Home / UK / Michel Barnier says Johnson must decide if UK wants deal or not – The Guardian

Michel Barnier says Johnson must decide if UK wants deal or not – The Guardian

Michel Barnier has said he is unsure of the substance of Boris Johnson’s Brexit plan and the “clever” new prime minister must now decide whether to try to seal a deal or let Britain crash out.

Speaking on Johnson’s first day in office, the EU’s chief negotiator said it was “a very important moment for Brexit”, with the UK due to leave the bloc with or without a deal in just three months.

“We look forward to hearing what the new prime minister, Boris Johnson, wants, what are the choices of the UK,” Barnier said, after his own consultations with the European parliament on the new British leadership.

“Is it an orderly Brexit? … Is it a no-deal Brexit? The no-deal Brexit will never be the choice of the EU, but we are prepared and for an orderly Brexit. We will work along the next few weeks or months with the new UK government in the best possible way, in the very constructive spirit to facilitate the ratification of the withdrawal agreement.”

Quick guide

Boris Johnson’s to-do list

The first task of any new PM involves rewarding some loyal allies and disappointing more. Several Johnson loyalists have had their eye on the post of chancellor, but only one can do it. A complete clearout of May’s remain-minded ministers is expected.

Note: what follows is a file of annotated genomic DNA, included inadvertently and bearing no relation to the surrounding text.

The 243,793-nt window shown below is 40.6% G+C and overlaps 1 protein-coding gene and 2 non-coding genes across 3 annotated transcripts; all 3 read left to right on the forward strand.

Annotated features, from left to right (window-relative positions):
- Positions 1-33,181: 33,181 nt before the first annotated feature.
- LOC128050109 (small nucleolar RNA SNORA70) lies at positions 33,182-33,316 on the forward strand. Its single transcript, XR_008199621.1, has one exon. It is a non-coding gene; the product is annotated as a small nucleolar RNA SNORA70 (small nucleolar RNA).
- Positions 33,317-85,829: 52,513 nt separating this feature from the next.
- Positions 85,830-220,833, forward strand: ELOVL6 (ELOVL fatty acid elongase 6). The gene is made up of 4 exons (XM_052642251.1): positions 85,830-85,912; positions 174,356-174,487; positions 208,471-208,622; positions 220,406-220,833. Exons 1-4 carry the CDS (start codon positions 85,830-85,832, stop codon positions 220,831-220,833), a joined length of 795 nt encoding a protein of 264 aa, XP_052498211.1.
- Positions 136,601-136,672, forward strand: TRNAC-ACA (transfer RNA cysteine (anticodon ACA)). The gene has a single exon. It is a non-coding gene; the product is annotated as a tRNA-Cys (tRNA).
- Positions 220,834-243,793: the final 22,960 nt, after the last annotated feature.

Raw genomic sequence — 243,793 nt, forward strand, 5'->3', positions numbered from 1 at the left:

The issue that will define a Johnson premiership. He has promised to rapidly renegotiate almost all of May’s departure deal, ditching the Irish backstop border guarantee policy – something that would seem a huge task over any timescale, let alone little more than 12 weeks, a fair proportion of which is taken up by a summer break. If this fails, he will be set on a no-deal departure for 31 October, and a likely huge clash with MPs.  

If Brexit wasn’t enough, a new Johnson government must immediately take steps to make sure he doesn’t begin his time in No 10 with a slide into war. The situation in the gulf is complex, fast-moving and hugely dangerous. Johnson did not cover himself in glory as foreign secretary, especially over Iran. It will be his task to prove he has learned.

Johnson will start as PM with a working Commons majority of four, thanks to the DUP, but within weeks it is likely to be down to three if as expected the Liberal Democrats win in the Brecon and Radnorshire byelection. If this wasn’t tricky enough, a small but significant section of Tory MPs openly detest Johnson, and will not want to help him out.

Such has been the fiscal largesse on display from both Johnson and Jeremy Hunt during the hustings process that much as he will seek to kick any decisions towards an autumn budget, voters – especially Tory members – will be expecting both tax cuts and more spending on areas such as education and the police.

This might sound glib, but there is a lot to consider – during the three-plus years of Brexit introversion May’s government failed to properly grasp any of a series of long-term, pressing national problems: the crisis in social care; the future of the NHS; a climate emergency; the increasingly insecure future of work; a broken housing market; rampant poverty, including among many working people. This is a huge workload for any new administration.